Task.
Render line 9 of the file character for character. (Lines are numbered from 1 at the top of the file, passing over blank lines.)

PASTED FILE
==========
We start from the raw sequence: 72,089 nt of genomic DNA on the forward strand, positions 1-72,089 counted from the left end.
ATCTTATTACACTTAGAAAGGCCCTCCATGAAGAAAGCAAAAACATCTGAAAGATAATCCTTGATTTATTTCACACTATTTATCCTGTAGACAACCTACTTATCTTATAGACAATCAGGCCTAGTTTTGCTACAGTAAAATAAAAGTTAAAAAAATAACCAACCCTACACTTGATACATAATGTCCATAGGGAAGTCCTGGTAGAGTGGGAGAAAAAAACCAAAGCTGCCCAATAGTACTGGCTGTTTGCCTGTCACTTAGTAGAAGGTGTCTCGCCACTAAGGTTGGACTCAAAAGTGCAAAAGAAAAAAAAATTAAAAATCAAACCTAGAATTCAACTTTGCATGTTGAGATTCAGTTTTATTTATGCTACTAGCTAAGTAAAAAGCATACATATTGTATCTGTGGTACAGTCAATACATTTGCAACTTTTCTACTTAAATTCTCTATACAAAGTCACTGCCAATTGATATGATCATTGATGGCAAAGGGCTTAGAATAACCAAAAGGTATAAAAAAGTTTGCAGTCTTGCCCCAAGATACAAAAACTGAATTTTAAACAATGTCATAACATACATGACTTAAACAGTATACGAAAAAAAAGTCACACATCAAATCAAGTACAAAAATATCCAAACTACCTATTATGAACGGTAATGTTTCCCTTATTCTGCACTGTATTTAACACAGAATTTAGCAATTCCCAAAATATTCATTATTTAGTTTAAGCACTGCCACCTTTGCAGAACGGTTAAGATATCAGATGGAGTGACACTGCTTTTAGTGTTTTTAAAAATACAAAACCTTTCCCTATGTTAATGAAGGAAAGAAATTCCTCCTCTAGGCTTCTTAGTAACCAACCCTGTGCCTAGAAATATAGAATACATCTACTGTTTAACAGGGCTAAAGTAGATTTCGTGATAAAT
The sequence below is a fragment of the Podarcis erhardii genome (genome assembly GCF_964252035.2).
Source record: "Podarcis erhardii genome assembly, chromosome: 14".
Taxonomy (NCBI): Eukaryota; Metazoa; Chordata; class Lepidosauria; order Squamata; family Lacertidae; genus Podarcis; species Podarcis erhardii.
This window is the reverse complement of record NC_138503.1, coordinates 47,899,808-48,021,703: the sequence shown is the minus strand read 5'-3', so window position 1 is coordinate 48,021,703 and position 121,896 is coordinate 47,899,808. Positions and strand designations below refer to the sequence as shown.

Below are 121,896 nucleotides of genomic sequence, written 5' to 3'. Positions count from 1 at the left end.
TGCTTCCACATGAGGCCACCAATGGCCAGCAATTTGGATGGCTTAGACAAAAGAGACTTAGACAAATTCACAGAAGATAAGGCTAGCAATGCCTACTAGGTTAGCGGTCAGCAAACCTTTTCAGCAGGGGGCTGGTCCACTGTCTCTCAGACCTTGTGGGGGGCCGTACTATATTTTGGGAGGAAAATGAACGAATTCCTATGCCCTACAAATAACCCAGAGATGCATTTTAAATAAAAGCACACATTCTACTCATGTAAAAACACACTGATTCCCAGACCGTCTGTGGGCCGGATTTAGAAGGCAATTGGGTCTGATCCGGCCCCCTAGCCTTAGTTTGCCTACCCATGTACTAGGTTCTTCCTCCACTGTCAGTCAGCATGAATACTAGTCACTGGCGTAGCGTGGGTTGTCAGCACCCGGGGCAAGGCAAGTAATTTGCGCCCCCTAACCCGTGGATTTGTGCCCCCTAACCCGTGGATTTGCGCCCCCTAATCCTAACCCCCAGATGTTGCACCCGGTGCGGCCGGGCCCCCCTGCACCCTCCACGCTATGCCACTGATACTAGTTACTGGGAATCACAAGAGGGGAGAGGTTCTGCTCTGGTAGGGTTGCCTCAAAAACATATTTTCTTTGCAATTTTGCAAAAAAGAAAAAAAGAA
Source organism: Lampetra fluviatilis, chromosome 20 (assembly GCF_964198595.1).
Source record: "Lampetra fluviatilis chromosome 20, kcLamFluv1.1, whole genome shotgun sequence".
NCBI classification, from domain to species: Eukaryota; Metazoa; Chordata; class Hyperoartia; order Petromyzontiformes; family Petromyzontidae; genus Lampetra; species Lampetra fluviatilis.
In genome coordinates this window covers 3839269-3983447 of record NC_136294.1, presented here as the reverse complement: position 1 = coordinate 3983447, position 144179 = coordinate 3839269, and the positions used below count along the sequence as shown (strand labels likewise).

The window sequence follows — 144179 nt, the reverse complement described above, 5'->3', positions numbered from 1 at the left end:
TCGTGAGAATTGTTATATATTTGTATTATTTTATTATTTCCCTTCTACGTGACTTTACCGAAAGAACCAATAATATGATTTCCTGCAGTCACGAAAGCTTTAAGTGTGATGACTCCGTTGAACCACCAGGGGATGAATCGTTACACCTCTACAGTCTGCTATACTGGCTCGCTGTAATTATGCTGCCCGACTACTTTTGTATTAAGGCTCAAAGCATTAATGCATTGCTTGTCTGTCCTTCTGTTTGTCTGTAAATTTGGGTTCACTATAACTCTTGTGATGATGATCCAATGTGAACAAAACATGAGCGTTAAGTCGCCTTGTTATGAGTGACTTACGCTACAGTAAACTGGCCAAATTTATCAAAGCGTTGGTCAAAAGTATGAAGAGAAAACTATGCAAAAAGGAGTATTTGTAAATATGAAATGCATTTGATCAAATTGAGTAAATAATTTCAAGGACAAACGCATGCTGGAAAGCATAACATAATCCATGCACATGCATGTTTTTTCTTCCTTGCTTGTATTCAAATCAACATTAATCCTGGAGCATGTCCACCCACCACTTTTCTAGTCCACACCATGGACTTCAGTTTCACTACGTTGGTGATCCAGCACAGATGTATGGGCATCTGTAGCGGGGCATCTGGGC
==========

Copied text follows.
Source organism: Lampetra fluviatilis, chromosome 20 (assembly GCF_964198595.1).